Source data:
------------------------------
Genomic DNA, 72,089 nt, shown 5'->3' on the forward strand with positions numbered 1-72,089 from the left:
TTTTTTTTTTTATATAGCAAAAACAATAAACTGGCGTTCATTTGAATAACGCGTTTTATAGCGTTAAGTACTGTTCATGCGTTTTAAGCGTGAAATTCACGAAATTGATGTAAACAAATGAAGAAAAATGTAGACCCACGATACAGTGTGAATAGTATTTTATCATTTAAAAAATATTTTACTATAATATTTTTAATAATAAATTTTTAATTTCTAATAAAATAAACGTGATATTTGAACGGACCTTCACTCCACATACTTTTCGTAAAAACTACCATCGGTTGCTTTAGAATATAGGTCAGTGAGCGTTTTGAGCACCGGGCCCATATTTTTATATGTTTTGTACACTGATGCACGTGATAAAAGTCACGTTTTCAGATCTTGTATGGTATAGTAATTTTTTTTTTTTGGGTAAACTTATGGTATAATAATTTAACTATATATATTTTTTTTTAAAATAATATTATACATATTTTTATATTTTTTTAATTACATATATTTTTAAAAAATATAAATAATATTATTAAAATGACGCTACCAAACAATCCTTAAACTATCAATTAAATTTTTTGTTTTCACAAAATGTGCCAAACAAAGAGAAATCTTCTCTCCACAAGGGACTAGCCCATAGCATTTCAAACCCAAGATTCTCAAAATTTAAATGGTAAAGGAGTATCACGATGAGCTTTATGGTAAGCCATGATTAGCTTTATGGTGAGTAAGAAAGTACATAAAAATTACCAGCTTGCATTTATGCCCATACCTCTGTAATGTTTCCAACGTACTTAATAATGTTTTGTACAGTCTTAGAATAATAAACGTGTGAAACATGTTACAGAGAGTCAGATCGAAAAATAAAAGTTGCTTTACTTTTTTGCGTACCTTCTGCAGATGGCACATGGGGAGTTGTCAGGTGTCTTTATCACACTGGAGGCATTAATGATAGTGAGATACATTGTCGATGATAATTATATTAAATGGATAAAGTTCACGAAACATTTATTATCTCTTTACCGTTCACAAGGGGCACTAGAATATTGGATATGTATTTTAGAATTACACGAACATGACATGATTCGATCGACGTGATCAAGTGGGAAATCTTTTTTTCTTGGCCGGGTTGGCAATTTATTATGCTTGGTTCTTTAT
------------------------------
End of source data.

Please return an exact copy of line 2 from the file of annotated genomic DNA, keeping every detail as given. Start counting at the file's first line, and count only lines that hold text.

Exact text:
TTTTTTTTTTTATATAGCAAAAACAATAAACTGGCGTTCATTTGAATAACGCGTTTTATAGCGTTAAGTACTGTTCATGCGTTTTAAGCGTGAAATTCACGAAATTGATGTAAACAAATGAAGAAAAATGTAGACCCACGATACAGTGTGAATAGTATTTTATCATTTAAAAAATATTTTACTATAATATTTTTAATAATAAATTTTTAATTTCTAATAAAATAAACGTGATATTTGAACGGACCTTCACTCCACATACTTTTCGTAAAAACTACCATCGGTTGCTTTAGAATATAGGTCAGTGAGCGTTTTGAGCACCGGGCCCATATTTTTATATGTTTTGTACACTGATGCACGTGATAAAAGTCACGTTTTCAGATCTTGTATGGTATAGTAATTTTTTTTTTTTGGGTAAACTTATGGTATAATAATTTAACTATATATATTTTTTTTTAAAATAATATTATACATATTTTTATATTTTTTTAATTACATATATTTTTAAAAAATATAAATAATATTATTAAAATGACGCTACCAAACAATCCTTAAACTATCAATTAAATTTTTTGTTTTCACAAAATGTGCCAAACAAAGAGAAATCTTCTCTCCACAAGGGACTAGCCCATAGCATTTCAAACCCAAGATTCTCAAAATTTAAATGGTAAAGGAGTATCACGATGAGCTTTATGGTAAGCCATGATTAGCTTTATGGTGAGTAAGAAAGTACATAAAAATTACCAGCTTGCATTTATGCCCATACCTCTGTAATGTTTCCAACGTACTTAATAATGTTTTGTACAGTCTTAGAATAATAAACGTGTGAAACATGTTACAGAGAGTCAGATCGAAAAATAAAAGTTGCTTTACTTTTTTGCGTACCTTCTGCAGATGGCACATGGGGAGTTGTCAGGTGTCTTTATCACACTGGAGGCATTAATGATAGTGAGATACATTGTCGATGATAATTATATTAAATGGATAAAGTTCACGAAACATTTATTATCTCTTTACCGTTCACAAGGGGCACTAGAATATTGGATATGTATTTTAGAATTACACGAACATGACATGATTCGATCGACGTGATCAAGTGGGAAATCTTTTTTTCTTGGCCGGGTTGGCAATTTATTATGCTTGGTTCTTTAT